Comfortis and ivermectin: A confounding clash of the titans
Comfortis is the new-generation, super-effective, oral flea killer I’ve been using on my most flea-allergic and flea-infested patients. At this point I’ve got quite a cache of Miami-area canines sucking spinosad fumes with apparent gusto (as in, Comfortis works…it works really well).
Perhaps that’s why I received a flurry of emails and faxes on Friday (June 26th, 2008) informing me of the news: DO NOT USE COMFORTIS ON DOGS RECEIVING IVERMECTIN!
Of course this raised an alarm, not least because I’d already been informed of the potential for negative interaction of these insecticides (spinosad and ivermectin)—and I’d been assured of Comfortis’s safety when administered with the labeled doses of ivermectin veterinarians currently use on a monthly basis for heartworm prevention (in Heartgard, Iverhart, etc.).
So I checked my emails, shuffled the faxes and quickly came to the conclusion that the FDA’s warning related to the large, extra-label doses of ivermectin used for the killing of mites like demodectic (red) mange, sarcoptic mange and, in some cases, ear mites.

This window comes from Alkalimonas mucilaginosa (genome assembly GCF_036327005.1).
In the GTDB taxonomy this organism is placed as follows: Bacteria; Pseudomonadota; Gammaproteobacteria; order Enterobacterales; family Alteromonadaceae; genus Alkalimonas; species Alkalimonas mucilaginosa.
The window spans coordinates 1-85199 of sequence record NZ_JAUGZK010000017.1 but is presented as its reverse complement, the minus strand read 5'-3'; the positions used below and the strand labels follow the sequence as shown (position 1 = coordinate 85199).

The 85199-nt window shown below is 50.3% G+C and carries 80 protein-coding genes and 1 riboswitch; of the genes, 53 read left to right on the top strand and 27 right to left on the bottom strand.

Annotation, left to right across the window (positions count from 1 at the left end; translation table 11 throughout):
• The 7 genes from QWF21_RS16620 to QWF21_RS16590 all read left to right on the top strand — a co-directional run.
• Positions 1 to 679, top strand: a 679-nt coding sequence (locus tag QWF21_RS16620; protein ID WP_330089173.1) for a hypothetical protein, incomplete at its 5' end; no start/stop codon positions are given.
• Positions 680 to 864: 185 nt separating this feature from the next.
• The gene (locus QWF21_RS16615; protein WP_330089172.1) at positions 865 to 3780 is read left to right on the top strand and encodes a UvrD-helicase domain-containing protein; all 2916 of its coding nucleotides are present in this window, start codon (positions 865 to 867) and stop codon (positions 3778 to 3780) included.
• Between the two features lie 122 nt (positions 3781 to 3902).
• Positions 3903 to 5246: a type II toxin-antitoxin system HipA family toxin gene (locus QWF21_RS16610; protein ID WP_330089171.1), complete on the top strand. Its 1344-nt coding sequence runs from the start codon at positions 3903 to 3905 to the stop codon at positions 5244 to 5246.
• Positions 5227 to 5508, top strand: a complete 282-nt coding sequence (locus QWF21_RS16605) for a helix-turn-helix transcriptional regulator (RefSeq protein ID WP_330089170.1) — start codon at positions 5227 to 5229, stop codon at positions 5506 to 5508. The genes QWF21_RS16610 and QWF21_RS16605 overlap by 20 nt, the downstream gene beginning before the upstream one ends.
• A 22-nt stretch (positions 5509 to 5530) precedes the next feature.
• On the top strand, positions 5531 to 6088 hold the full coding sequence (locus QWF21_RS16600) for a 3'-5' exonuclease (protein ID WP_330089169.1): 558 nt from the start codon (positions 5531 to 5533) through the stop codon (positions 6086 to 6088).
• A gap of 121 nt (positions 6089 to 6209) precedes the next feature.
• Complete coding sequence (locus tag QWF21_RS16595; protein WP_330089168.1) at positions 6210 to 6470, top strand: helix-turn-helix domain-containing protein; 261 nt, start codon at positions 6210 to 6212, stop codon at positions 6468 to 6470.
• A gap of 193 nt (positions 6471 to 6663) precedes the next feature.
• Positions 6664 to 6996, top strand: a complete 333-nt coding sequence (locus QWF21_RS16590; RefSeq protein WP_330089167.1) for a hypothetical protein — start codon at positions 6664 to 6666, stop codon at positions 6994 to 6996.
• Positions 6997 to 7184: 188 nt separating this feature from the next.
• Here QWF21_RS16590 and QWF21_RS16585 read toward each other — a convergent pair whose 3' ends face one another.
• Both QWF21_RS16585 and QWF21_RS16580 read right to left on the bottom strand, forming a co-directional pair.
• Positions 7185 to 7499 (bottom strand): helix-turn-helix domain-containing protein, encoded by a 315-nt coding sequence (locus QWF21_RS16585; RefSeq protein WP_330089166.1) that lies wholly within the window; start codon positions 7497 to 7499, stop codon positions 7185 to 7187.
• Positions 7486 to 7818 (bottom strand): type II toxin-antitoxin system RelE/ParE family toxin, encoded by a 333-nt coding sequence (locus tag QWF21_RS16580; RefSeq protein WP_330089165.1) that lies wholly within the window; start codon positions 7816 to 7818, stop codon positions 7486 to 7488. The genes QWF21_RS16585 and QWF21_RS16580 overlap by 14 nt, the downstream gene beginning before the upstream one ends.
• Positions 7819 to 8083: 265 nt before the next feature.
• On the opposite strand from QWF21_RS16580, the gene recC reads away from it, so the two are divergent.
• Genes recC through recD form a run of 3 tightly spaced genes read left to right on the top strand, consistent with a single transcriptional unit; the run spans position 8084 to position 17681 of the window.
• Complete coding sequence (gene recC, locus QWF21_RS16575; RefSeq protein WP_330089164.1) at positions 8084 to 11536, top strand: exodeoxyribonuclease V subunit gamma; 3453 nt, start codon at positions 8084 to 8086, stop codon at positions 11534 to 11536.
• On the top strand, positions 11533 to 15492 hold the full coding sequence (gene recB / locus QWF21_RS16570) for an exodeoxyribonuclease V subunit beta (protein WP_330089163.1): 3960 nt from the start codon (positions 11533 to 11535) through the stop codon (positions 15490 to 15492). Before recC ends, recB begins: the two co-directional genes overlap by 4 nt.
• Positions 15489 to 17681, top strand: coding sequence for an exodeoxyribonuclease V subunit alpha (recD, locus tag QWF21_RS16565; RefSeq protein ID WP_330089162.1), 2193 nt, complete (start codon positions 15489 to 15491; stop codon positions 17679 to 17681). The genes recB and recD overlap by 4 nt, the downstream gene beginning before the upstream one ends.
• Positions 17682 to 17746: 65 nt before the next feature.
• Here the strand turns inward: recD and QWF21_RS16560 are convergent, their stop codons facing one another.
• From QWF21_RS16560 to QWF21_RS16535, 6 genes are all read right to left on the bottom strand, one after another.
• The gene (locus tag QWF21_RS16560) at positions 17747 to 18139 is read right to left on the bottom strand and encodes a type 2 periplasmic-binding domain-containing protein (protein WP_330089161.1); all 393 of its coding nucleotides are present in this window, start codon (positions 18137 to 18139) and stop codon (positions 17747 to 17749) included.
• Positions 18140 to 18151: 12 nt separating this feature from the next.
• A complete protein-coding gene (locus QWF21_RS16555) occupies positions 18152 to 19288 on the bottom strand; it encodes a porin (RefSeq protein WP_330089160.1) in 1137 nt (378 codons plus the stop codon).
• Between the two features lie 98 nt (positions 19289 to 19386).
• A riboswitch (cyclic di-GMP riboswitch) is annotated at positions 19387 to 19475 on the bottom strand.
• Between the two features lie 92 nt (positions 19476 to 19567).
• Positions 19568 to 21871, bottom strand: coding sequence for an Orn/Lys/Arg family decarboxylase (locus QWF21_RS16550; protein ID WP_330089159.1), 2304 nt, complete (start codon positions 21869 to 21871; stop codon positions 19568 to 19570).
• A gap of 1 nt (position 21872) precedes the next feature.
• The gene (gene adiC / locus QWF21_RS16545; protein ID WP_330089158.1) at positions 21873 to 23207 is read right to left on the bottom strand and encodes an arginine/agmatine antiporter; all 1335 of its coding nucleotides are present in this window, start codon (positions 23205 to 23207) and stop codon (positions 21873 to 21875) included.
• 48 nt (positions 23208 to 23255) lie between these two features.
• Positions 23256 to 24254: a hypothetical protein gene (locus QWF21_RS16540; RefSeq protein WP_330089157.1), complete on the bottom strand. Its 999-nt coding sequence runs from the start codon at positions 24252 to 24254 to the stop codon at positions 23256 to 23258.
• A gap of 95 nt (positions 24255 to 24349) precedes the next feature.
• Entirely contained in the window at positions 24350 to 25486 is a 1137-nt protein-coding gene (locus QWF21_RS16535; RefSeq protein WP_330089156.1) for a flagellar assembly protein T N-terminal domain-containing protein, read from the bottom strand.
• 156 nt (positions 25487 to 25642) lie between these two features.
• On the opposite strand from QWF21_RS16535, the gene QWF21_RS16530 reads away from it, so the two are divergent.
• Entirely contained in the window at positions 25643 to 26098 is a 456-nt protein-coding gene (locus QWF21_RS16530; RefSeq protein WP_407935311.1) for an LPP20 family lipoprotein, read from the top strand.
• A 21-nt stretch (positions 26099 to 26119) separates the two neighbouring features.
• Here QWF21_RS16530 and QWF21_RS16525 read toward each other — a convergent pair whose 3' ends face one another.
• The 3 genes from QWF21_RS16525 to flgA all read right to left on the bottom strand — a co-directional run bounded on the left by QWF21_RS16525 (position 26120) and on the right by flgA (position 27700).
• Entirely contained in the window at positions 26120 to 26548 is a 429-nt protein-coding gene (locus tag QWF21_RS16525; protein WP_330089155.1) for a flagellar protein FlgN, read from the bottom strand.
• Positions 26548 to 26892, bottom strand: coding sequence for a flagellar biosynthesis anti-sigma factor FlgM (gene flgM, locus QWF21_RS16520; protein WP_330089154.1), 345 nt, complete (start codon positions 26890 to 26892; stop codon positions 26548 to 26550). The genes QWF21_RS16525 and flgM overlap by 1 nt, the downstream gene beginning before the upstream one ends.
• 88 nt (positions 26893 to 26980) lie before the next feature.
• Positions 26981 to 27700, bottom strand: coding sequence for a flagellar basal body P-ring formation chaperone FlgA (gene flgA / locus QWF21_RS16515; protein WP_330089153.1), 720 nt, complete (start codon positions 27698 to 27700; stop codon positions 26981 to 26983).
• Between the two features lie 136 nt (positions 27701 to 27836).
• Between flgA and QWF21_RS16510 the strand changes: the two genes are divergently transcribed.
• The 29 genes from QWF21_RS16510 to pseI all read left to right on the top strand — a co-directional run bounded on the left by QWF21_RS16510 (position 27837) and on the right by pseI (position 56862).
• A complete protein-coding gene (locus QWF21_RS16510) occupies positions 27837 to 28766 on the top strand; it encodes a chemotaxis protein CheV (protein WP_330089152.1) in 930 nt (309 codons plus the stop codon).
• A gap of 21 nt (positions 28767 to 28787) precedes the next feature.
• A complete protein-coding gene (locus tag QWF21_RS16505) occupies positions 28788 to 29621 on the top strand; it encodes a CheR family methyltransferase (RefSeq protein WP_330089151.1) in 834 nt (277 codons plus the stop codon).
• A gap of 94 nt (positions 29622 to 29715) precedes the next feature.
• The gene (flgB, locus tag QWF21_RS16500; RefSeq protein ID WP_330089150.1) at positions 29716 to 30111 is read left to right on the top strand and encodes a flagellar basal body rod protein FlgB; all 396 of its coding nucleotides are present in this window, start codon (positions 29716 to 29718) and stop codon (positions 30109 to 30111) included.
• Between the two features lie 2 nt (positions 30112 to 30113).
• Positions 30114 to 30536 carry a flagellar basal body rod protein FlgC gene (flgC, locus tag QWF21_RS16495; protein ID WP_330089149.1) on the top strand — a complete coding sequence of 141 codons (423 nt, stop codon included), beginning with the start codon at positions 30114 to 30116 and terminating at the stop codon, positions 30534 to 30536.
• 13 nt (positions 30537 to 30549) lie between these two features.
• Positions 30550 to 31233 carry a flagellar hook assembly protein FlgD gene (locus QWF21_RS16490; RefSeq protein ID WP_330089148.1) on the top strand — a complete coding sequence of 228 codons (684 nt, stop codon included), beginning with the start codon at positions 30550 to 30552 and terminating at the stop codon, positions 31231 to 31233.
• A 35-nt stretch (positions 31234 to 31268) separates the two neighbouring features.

Heartgard, Iverhart (and the like) used in labeled doses for the prevention of heartworms and other parasites? Not a problem. No reactions noted.
Yet my inbox told another story: Scary, life-threatening reactions the likes of which threaten the lifeblood of a product I currently find incredibly useful…when used with common sense, intelligence and, above all, prudence.
After all, what kind of vet layers parasiticides with nary a thought to their interaction?
Of course, I appreciate the news. I think it’s important to point out the obvious when the obvious may be elusive to some. But to question the safety of an apparently safe product (Comfortis) when used with unapproved doses of a product (ivermectin) whose safety margin is de-facto in question, is NOT the spin on this breaking news Comfortis deserves.
(And, NO, I DO NOT receive a lifetime supply of Lilly’s Comfortis for saying so.)